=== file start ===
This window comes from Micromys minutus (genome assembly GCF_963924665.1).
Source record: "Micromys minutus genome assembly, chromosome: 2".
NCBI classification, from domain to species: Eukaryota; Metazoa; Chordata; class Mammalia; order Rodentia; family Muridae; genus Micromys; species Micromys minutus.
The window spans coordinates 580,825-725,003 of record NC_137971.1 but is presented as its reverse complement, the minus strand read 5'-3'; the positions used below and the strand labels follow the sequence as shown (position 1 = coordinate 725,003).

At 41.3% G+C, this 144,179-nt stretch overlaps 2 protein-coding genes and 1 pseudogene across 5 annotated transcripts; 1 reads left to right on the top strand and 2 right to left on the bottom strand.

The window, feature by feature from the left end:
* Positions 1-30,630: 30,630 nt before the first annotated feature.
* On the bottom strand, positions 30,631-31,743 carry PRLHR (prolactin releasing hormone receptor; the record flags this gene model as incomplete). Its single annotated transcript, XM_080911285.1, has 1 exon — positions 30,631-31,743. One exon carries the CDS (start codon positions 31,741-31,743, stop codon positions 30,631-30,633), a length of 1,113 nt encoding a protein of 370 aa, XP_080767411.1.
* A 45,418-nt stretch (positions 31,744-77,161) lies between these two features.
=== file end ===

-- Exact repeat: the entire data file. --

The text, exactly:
This window comes from Micromys minutus (genome assembly GCF_963924665.1).
Source record: "Micromys minutus genome assembly, chromosome: 2".
NCBI classification, from domain to species: Eukaryota; Metazoa; Chordata; class Mammalia; order Rodentia; family Muridae; genus Micromys; species Micromys minutus.
The window spans coordinates 580,825-725,003 of record NC_137971.1 but is presented as its reverse complement, the minus strand read 5'-3'; the positions used below and the strand labels follow the sequence as shown (position 1 = coordinate 725,003).

At 41.3% G+C, this 144,179-nt stretch overlaps 2 protein-coding genes and 1 pseudogene across 5 annotated transcripts; 1 reads left to right on the top strand and 2 right to left on the bottom strand.

The window, feature by feature from the left end:
* Positions 1-30,630: 30,630 nt before the first annotated feature.
* On the bottom strand, positions 30,631-31,743 carry PRLHR (prolactin releasing hormone receptor; the record flags this gene model as incomplete). Its single annotated transcript, XM_080911285.1, has 1 exon — positions 30,631-31,743. One exon carries the CDS (start codon positions 31,741-31,743, stop codon positions 30,631-30,633), a length of 1,113 nt encoding a protein of 370 aa, XP_080767411.1.
* A 45,418-nt stretch (positions 31,744-77,161) lies between these two features.